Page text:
How Long Can Fed Keep The Stock Market Propped Up?

Is the Stock Market Rigged?

Paul Craig Roberts, Dave Kranzler, and Michael Hudson

On February 6 PCR asked if the Plunge Protection Team had stepped in and prevented a stock market correction by purchasing equity index futures. Sure enough, the daily exchange volume chart shows an increase in futures activity on February 2 with sharp increases on Feb. 5th and 6th. Those are the days when the stock market averages were experiencing large point drops. So, ask yourself, would you purchase equity futures while experiencing cumultive stock market drops? One can understand shorting a dropping market, but not buying futures.

Unless this is what happened. Seeing the beginning of a correction, the Plunge Protection Team placed a futures bid just below the existing price. Traders saw the bid, recognized that the government was intervening to support the market, and the bid was front-run with the hedge fund algorithms automatically picking up the action.

Who but the Federal Reserve with its unlimited ability to create money would take the risk of buying futures in the face of a falling market. Moreover, such an infusion of money into the market does not show up in the money supply figures.

The futures purchases prevented margin calls and stop/loss orders in a heavily leveraged equity market that would have collapsed the market.

What are the pros and cons of this kind of intervention (which might have occurred also in May 2010 and August 2015)? By stopping a correction, the intervention prevented a pension fund collapse, both private and state. However, by propping up over-valued equities that the Federal Reserve’s quantitative easing created, the intervention rewarded over-leveraged speculative risk-taking and prevented price discovery. We still have an equity market whose values rest on record margin debt, stock buy-backs, and prices pumped up by money-printing. The problems waiting to come home continue to build.

The question is: can intervention prop-up over-valued, problem-ridden markets forever?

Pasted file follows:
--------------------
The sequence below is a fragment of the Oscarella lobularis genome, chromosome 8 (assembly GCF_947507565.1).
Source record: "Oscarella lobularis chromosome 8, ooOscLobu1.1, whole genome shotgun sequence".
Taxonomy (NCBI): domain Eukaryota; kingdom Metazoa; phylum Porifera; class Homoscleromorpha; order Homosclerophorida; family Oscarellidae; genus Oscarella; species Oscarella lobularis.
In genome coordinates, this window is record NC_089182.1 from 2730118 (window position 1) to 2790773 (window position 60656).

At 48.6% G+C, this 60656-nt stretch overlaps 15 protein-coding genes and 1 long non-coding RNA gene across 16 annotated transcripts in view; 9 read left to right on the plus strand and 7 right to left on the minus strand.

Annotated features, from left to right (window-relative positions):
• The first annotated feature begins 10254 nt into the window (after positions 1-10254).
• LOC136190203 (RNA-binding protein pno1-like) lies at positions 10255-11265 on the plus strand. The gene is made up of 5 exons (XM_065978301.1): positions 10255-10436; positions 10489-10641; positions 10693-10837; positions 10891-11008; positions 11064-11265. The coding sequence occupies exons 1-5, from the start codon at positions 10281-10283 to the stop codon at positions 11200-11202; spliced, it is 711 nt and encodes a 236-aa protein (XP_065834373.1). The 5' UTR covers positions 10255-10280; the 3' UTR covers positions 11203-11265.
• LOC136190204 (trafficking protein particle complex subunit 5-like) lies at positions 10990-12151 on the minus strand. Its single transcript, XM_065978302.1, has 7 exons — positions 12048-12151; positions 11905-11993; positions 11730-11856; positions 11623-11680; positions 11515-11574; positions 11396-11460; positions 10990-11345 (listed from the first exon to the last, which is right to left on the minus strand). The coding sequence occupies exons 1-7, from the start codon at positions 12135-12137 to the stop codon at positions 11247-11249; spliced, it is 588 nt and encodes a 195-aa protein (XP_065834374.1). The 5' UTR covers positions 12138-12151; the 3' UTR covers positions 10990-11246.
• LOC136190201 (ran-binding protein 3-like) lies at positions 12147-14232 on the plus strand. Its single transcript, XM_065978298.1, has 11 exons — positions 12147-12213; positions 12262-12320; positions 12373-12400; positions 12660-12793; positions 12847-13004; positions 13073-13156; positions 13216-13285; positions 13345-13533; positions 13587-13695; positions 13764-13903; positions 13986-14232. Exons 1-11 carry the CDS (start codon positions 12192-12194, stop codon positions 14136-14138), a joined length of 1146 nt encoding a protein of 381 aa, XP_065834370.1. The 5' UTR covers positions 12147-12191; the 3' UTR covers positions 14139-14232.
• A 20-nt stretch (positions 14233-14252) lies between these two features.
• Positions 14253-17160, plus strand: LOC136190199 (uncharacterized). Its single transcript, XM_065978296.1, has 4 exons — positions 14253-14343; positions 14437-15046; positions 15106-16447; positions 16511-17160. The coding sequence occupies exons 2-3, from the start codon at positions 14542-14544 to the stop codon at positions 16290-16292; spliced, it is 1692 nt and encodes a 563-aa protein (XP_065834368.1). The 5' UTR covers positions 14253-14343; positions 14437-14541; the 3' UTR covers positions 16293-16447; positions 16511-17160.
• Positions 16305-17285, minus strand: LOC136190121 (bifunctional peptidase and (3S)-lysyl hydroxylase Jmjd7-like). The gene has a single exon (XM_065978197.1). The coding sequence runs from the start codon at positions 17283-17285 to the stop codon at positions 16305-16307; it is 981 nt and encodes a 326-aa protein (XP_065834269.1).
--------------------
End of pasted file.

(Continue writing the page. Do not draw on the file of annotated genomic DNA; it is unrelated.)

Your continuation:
After today’s drop, we will see what happens tomorrow.

8 thoughts on “How Long Can Fed Keep The Stock Market Propped Up?

  1. Is the Fed and its cronies propping up the market to allow the central banks to exit their $30 trillion stock market equity positions. Once the CBs have sold their positions, will the Fed allow the market to crash?

  2. The insanity continues. The real scary part is that segments
    of the public believe that this is normal and everything will
    be ok. A 20% plunge is normal because “I’m invested for the
    long term”. We are living in interesting times. I would like to
    be living (I won’t be) fifty years from now to see how this period
    of history is written.

  3. Whether going up or down, the so called market will only do what it is allowed to do by TPTB. If they decide to take it lower, then nothing or no one can stop it. The 666 point drop last Friday seemed like a signal of sorts. Janet Yellen is gone and a new Fed chair is in. Trump has bragged too much about the stock market, setting himself up beautifully as the patsy when it first goes down lower than it’s election wve levels and then much lower. In a flash, 10% is gone from the market’s value. When the algos which have been relentlessly buying reverse course, one can only.imagine the level of damage they will unleash.

    1. “Whether going up or down, the so called market will only do what it is allowed to do by TPTB. ”

      I don’t believe that. They have power but are not omnipotent ad infinitum.

  4. “Is the stock market rigged?” How about the Dow rising 500 points
    in twenty minutes. That just happened between 11:30 cst today,
    February 9th. Bwaaaaah, yes it’s rigged and thats the way the Fed likes it !

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